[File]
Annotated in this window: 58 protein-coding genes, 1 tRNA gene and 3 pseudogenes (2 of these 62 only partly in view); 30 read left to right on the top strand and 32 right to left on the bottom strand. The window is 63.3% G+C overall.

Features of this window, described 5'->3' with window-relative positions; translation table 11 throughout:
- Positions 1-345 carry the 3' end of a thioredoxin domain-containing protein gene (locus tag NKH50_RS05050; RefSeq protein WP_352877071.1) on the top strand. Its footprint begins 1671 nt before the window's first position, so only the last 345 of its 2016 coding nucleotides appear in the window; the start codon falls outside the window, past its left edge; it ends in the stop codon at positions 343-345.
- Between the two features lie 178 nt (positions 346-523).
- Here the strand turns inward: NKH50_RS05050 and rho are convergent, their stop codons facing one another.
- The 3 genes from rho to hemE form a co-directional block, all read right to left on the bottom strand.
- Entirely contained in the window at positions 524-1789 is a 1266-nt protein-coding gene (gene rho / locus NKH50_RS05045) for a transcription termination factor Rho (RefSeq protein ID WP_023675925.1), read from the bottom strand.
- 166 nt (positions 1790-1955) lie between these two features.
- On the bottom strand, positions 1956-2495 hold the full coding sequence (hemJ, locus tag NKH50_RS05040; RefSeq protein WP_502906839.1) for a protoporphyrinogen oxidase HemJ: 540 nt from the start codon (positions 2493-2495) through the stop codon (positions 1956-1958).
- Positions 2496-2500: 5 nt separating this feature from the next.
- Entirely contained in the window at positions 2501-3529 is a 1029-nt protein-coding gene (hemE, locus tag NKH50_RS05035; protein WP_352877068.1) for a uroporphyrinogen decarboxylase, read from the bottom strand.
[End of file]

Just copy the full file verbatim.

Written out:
Annotated in this window: 58 protein-coding genes, 1 tRNA gene and 3 pseudogenes (2 of these 62 only partly in view); 30 read left to right on the top strand and 32 right to left on the bottom strand. The window is 63.3% G+C overall.

Features of this window, described 5'->3' with window-relative positions; translation table 11 throughout:
- Positions 1-345 carry the 3' end of a thioredoxin domain-containing protein gene (locus tag NKH50_RS05050; RefSeq protein WP_352877071.1) on the top strand. Its footprint begins 1671 nt before the window's first position, so only the last 345 of its 2016 coding nucleotides appear in the window; the start codon falls outside the window, past its left edge; it ends in the stop codon at positions 343-345.
- Between the two features lie 178 nt (positions 346-523).
- Here the strand turns inward: NKH50_RS05050 and rho are convergent, their stop codons facing one another.
- The 3 genes from rho to hemE form a co-directional block, all read right to left on the bottom strand.
- Entirely contained in the window at positions 524-1789 is a 1266-nt protein-coding gene (gene rho / locus NKH50_RS05045) for a transcription termination factor Rho (RefSeq protein ID WP_023675925.1), read from the bottom strand.
- 166 nt (positions 1790-1955) lie between these two features.
- On the bottom strand, positions 1956-2495 hold the full coding sequence (hemJ, locus tag NKH50_RS05040; RefSeq protein WP_502906839.1) for a protoporphyrinogen oxidase HemJ: 540 nt from the start codon (positions 2493-2495) through the stop codon (positions 1956-1958).
- Positions 2496-2500: 5 nt separating this feature from the next.
- Entirely contained in the window at positions 2501-3529 is a 1029-nt protein-coding gene (hemE, locus tag NKH50_RS05035; protein WP_352877068.1) for a uroporphyrinogen decarboxylase, read from the bottom strand.